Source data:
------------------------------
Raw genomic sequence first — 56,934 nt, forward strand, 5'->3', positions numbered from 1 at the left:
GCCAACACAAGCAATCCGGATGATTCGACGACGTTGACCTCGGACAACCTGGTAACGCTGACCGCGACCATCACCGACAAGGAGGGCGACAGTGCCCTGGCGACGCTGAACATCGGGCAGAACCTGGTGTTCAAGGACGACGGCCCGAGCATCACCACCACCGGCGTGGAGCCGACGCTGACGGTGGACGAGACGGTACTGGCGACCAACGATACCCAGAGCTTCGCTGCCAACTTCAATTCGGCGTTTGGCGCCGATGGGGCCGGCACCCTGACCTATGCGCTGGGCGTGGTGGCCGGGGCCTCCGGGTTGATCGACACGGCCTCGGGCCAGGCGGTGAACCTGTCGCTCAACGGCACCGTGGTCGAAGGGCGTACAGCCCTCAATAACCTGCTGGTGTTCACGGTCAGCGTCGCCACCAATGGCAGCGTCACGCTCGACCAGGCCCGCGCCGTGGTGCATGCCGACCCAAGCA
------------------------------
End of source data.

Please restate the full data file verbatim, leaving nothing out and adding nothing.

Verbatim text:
Raw genomic sequence first — 56,934 nt, forward strand, 5'->3', positions numbered from 1 at the left:
GCCAACACAAGCAATCCGGATGATTCGACGACGTTGACCTCGGACAACCTGGTAACGCTGACCGCGACCATCACCGACAAGGAGGGCGACAGTGCCCTGGCGACGCTGAACATCGGGCAGAACCTGGTGTTCAAGGACGACGGCCCGAGCATCACCACCACCGGCGTGGAGCCGACGCTGACGGTGGACGAGACGGTACTGGCGACCAACGATACCCAGAGCTTCGCTGCCAACTTCAATTCGGCGTTTGGCGCCGATGGGGCCGGCACCCTGACCTATGCGCTGGGCGTGGTGGCCGGGGCCTCCGGGTTGATCGACACGGCCTCGGGCCAGGCGGTGAACCTGTCGCTCAACGGCACCGTGGTCGAAGGGCGTACAGCCCTCAATAACCTGCTGGTGTTCACGGTCAGCGTCGCCACCAATGGCAGCGTCACGCTCGACCAGGCCCGCGCCGTGGTGCATGCCGACCCAAGCA